A Critical Study of Civil Code in UK, USA and India with Special Reference to Rights of Women
The author makes a comparative study of rights of women in other jurisdictions. In India there seems to be no uniformity in the laws relating to marriage, divorce, maintenance, guardianship and succession. The term uniform civil code acts as a misnomer in India as violating the age old beliefs of different religious groups. It does not mean that it will curtail one’s freedom to religion but will promote real secularism where everybody will be treated equally irrespective of one’s religion. A comparative study of civil codes as practiced in UK, USA gives a broad idea of how secular laws are applied without hurting one’s religious sentiments. The status and the rights of women depend on the personal laws to which one is affiliated by religion. The discrepancies faced by women under the personal laws in India certainly does not seem to fulfil the equality principle as inscribed in our Constitution and various other international instruments as ratified by India. The Uniform Civil Code is the need of the hour not only for the uplifting the status of women also for the promotion of national unity and integrity. The author focuses on the study of civil code in UK, USA and India with special reference to the rights of women in the area of marriage, divorce and maintenance.
Constitutional Quest to Uniform Civil Code- Mirage or Compulsion
Lt.Col. Plavelil George Eapen (Retd)
The author argues for establishing the national integration council to resolves the issues relating to UCC. Our country which gained political freedom in 1947 was fortunate to be given a Constitution by the founding fathers. With the political call for one nation there was an effort to include a Common Civil Code as a fundamental principle. However there were dissenting voices in the backdrop of communal riots and religious discord. Uniform civil code was included therefore as Article 44 of directive principle of the State Constitution without a time frame. Over the last seven decades there has been economic growth and development based upon government financial plans. However, social harmony and freedom in society has often been elusive. There have been numerous riots based upon religious animosities. This has affected a harmonious social growth of society. To achieve the enactment of a Uniform Civil Code the government should have made a road map as to the measures to be implemented to create a socially harmonious environment, conducive to legislation. However over the years there has been religious violence often instigated by political compulsions while the directive on UCC remained in limbo. Thus any sudden legal enactment to enforce social justice will be resisted by a wide spectrum of interests. A clear case is divorce by triple Talaq and polygamy in the Muslim community. On the one hand a simplistic approach would be its abolition like that of Sati among the Hindus. But as Talaq is a practice with wide connotations due to the Islamic scholarly interpretations and justification, there will be great discord. The author provides a multi-pronged solution for the enactment of UCC.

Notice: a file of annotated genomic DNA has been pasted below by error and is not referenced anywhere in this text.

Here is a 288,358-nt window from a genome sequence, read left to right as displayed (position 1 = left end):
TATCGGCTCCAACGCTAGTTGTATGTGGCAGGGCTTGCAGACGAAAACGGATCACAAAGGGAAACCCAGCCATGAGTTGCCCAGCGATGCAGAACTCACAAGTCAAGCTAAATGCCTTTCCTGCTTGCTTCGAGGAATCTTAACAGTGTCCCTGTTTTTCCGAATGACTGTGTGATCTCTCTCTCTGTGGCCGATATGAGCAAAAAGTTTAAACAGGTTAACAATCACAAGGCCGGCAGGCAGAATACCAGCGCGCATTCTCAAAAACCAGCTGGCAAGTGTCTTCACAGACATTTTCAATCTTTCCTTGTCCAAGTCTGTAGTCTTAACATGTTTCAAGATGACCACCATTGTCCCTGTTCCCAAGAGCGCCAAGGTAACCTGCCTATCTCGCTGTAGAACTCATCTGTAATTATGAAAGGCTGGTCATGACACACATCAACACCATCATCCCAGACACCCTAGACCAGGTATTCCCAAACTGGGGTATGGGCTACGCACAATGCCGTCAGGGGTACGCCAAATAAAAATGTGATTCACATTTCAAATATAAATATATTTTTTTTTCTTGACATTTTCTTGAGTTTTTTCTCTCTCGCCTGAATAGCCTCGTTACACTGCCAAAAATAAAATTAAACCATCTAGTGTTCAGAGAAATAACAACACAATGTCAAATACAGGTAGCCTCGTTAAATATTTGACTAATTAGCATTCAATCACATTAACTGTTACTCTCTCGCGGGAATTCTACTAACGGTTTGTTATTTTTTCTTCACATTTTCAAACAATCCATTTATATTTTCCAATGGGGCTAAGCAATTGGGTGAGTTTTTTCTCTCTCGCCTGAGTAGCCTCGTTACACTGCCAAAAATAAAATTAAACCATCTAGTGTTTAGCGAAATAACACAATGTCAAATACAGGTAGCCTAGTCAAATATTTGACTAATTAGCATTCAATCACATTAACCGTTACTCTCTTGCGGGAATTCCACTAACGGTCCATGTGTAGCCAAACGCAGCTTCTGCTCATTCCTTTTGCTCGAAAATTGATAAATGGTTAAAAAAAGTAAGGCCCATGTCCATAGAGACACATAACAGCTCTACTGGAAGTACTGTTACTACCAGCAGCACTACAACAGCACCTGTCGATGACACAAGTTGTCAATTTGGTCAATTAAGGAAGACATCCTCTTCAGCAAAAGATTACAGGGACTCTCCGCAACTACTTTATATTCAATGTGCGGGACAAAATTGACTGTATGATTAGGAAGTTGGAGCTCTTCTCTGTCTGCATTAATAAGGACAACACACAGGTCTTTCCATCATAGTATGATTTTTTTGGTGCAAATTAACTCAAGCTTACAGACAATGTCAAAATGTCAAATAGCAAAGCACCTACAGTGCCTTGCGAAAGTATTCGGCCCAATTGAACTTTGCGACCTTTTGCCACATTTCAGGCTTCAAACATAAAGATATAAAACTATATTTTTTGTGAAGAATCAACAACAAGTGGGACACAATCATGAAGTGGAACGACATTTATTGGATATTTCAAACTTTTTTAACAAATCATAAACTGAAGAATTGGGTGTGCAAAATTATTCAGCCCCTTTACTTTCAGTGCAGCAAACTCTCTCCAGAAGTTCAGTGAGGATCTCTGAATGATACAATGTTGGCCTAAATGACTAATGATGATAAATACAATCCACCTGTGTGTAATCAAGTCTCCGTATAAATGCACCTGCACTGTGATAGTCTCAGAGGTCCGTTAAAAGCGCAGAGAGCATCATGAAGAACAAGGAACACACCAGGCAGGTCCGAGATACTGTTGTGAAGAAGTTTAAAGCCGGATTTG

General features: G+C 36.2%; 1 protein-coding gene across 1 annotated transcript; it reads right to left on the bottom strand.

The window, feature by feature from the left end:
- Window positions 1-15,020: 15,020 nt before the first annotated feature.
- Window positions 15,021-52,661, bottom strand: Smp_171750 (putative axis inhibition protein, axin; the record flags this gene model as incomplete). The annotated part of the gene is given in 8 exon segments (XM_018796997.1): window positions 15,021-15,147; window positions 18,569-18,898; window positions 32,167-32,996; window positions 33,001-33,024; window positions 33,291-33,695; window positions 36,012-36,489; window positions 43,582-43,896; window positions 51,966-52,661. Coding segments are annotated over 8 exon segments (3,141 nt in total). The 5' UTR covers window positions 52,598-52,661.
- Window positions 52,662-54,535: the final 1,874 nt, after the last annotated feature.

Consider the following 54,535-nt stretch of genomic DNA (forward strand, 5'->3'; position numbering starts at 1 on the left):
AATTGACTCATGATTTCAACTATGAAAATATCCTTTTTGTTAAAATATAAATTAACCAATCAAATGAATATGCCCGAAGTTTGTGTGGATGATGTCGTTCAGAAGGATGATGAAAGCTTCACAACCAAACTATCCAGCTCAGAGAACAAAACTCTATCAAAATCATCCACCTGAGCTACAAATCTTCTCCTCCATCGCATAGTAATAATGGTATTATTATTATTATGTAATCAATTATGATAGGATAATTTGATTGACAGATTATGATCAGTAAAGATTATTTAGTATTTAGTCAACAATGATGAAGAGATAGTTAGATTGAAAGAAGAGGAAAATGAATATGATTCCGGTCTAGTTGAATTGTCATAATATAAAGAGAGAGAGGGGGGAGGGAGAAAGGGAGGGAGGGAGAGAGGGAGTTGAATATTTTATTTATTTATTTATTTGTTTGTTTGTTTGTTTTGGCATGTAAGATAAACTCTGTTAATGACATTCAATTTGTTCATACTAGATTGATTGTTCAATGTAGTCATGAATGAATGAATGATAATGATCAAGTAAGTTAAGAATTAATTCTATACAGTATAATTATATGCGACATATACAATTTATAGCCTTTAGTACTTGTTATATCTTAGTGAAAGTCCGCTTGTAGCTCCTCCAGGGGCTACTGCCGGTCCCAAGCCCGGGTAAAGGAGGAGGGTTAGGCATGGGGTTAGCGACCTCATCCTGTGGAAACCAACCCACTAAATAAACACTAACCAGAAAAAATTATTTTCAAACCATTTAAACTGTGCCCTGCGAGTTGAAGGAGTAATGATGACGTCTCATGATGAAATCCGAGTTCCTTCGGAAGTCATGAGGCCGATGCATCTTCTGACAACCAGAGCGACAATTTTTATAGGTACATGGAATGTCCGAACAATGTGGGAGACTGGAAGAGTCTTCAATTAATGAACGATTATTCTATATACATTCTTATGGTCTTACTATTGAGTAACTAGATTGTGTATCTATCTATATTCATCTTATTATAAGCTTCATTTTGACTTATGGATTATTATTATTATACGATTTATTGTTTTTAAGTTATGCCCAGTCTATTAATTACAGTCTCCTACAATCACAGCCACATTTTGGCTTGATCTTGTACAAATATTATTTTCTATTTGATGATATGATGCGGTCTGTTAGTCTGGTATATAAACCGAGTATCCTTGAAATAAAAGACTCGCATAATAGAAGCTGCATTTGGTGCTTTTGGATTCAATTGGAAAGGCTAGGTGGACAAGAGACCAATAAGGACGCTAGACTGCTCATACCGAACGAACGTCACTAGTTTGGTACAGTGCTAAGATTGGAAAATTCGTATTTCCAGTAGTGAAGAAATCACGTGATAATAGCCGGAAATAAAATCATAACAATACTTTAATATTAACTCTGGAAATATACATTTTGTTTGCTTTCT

Uniform Civil Code, Constitution of India and Constitutionalism
The author looks at whether the Constitution of India has worked towards the goals of the UCC. While we all continue to witness to heated debates on the question of desirability or otherwise of Uniform Civil Code from various perspectives, the author in this paper analyses Uniform Civil Code from the standpoint of Indian Constitution and Constitutionalism. Essentially the UCC has entangled itself with Indian Constitution and in the whirlpool of Indian politics. The author in this paper begins with an analysis of the background in which Uniform Civil Code found a place in the Indian Constitution. It has been duly pointed out that the Constitution did not define the nature and scope of the UCC; neither did it state the extent of State interference into personal laws. It does add to some confusion whether or not UCC must be attempted by the State. The author examines the intermingling of freedom of religion and Uniform Civil Code, in the backdrop of constitutional promises, including, but not limited to Right to Freedom of Religion. In the light of the Constitution, Constitutionalism and a catena of judicial decisions, the author argues that, while getting rid of practices, like triple talaq which run contrary to the principles of equality and fair treatment, are a constitutional compulsion, Uniform Civil Code in the rigid sense that, destroys the diverse fabric of this country can be catastrophic.